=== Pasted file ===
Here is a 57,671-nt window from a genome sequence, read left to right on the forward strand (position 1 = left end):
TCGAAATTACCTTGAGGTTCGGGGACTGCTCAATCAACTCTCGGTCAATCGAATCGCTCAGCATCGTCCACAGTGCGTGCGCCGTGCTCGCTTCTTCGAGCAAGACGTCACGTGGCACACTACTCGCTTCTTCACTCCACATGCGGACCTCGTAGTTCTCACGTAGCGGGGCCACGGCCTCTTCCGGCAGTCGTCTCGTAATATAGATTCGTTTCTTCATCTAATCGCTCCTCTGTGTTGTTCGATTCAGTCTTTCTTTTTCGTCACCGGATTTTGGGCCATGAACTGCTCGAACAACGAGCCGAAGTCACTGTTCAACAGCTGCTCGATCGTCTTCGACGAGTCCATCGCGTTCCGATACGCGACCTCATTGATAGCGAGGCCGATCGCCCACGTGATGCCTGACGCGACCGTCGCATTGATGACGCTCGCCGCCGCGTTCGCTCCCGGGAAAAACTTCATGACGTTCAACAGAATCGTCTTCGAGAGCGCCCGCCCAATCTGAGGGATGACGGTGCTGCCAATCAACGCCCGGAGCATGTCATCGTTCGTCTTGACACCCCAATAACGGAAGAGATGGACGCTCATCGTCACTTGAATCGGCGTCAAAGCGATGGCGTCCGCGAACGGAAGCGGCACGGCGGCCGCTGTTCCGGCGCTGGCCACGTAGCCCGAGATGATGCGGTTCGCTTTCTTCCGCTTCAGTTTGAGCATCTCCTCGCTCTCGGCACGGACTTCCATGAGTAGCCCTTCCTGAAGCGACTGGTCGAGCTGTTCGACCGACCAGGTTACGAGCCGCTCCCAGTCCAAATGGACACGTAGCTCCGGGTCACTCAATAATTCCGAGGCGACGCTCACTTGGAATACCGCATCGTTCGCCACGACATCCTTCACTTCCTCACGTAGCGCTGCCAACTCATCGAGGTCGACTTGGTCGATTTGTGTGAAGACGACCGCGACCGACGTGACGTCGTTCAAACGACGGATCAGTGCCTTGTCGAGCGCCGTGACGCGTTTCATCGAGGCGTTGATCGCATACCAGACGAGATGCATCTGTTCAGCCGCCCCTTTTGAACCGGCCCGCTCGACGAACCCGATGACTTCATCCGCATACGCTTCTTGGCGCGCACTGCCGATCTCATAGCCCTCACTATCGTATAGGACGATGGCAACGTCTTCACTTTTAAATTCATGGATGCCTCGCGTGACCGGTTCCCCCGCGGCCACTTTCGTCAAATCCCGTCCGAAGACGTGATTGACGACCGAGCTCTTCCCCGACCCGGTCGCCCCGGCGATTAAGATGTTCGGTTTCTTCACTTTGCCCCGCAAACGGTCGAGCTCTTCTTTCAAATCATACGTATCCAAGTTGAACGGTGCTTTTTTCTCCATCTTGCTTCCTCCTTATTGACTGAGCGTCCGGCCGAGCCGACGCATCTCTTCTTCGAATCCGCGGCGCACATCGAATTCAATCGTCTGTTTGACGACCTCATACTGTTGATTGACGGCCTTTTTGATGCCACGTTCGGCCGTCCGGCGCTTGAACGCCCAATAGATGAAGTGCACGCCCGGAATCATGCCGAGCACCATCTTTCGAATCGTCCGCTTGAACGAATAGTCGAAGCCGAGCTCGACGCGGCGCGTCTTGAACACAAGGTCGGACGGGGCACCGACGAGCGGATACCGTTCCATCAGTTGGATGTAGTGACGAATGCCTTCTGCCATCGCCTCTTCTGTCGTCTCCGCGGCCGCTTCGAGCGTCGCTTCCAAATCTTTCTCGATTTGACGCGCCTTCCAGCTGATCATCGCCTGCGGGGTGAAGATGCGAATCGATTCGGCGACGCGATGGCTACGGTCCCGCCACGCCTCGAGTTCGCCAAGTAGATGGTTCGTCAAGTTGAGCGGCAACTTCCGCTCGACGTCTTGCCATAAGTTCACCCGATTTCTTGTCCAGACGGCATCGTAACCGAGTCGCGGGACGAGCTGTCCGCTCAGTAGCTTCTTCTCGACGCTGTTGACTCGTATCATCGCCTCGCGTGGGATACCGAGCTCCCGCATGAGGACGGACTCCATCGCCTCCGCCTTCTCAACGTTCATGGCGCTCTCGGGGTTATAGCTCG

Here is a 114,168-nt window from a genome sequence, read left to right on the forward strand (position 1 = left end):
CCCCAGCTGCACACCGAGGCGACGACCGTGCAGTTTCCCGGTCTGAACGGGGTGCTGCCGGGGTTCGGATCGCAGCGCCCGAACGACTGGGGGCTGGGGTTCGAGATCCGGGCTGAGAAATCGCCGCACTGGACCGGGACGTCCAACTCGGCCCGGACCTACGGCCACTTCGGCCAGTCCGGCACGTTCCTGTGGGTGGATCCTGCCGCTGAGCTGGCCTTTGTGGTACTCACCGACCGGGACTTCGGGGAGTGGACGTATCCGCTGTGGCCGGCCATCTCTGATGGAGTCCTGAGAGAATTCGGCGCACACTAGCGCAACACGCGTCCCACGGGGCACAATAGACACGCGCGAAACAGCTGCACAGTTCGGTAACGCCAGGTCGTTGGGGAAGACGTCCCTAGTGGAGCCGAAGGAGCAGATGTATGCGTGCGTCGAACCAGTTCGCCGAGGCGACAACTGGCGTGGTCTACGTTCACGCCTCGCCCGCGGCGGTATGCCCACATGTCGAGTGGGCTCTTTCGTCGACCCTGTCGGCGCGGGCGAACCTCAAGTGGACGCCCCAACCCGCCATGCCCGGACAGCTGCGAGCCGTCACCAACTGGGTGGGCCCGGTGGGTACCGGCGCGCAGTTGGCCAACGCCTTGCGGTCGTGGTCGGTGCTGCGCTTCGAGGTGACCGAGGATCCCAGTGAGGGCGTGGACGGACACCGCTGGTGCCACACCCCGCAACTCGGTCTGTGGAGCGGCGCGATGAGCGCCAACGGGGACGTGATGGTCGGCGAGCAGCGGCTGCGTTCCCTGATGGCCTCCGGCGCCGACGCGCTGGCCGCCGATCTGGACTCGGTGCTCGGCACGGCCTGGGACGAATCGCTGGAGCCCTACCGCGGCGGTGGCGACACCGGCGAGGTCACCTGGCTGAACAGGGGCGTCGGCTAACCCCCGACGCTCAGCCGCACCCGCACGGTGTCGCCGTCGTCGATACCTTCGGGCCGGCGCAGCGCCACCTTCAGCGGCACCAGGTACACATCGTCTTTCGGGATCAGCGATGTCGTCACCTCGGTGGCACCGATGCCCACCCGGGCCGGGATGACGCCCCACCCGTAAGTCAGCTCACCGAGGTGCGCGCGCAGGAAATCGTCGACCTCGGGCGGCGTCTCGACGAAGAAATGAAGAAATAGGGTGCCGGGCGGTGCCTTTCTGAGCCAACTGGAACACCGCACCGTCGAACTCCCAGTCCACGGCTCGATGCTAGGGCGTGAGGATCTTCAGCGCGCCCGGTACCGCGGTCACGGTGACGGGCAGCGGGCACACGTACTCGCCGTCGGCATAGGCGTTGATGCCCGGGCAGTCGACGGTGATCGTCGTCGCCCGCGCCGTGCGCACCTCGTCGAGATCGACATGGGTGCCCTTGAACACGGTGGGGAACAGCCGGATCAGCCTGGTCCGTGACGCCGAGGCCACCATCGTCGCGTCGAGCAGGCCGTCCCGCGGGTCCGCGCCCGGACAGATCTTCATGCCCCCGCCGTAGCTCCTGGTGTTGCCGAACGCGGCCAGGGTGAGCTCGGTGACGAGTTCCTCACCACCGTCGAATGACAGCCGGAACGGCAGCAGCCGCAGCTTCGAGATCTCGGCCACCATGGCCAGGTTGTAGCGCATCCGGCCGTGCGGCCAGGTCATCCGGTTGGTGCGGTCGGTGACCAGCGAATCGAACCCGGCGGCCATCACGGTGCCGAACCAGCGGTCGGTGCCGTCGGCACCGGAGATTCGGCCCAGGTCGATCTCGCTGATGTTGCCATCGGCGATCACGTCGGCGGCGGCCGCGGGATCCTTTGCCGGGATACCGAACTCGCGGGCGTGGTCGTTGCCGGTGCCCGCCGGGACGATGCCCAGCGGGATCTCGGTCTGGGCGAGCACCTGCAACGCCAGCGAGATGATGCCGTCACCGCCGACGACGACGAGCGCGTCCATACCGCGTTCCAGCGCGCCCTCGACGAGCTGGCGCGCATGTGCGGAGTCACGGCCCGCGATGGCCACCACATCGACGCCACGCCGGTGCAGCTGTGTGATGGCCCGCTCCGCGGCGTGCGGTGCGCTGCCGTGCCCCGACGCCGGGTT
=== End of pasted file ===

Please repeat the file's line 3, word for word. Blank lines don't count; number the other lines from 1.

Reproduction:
Here is a 114,168-nt window from a genome sequence, read left to right on the forward strand (position 1 = left end):